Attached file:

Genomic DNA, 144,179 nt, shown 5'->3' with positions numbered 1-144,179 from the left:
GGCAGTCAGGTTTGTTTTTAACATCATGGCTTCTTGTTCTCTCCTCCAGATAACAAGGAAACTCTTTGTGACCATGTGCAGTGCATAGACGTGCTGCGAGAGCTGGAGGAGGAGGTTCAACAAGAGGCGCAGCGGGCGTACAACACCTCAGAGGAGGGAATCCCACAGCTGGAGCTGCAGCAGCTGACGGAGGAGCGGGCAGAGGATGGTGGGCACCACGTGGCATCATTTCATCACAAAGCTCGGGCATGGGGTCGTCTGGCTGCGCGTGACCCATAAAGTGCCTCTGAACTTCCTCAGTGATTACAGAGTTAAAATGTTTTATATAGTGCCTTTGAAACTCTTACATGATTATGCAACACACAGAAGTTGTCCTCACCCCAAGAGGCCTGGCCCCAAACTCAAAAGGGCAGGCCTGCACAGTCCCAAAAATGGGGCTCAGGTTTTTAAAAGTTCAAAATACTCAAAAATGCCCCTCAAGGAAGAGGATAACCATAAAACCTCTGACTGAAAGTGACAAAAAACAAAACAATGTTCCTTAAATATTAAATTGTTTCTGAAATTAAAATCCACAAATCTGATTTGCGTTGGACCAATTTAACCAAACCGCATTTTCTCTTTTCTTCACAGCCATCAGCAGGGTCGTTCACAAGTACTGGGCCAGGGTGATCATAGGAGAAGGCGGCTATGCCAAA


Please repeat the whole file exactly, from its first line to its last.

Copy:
Genomic DNA, 144,179 nt, shown 5'->3' with positions numbered 1-144,179 from the left:
GGCAGTCAGGTTTGTTTTTAACATCATGGCTTCTTGTTCTCTCCTCCAGATAACAAGGAAACTCTTTGTGACCATGTGCAGTGCATAGACGTGCTGCGAGAGCTGGAGGAGGAGGTTCAACAAGAGGCGCAGCGGGCGTACAACACCTCAGAGGAGGGAATCCCACAGCTGGAGCTGCAGCAGCTGACGGAGGAGCGGGCAGAGGATGGTGGGCACCACGTGGCATCATTTCATCACAAAGCTCGGGCATGGGGTCGTCTGGCTGCGCGTGACCCATAAAGTGCCTCTGAACTTCCTCAGTGATTACAGAGTTAAAATGTTTTATATAGTGCCTTTGAAACTCTTACATGATTATGCAACACACAGAAGTTGTCCTCACCCCAAGAGGCCTGGCCCCAAACTCAAAAGGGCAGGCCTGCACAGTCCCAAAAATGGGGCTCAGGTTTTTAAAAGTTCAAAATACTCAAAAATGCCCCTCAAGGAAGAGGATAACCATAAAACCTCTGACTGAAAGTGACAAAAAACAAAACAATGTTCCTTAAATATTAAATTGTTTCTGAAATTAAAATCCACAAATCTGATTTGCGTTGGACCAATTTAACCAAACCGCATTTTCTCTTTTCTTCACAGCCATCAGCAGGGTCGTTCACAAGTACTGGGCCAGGGTGATCATAGGAGAAGGCGGCTATGCCAAA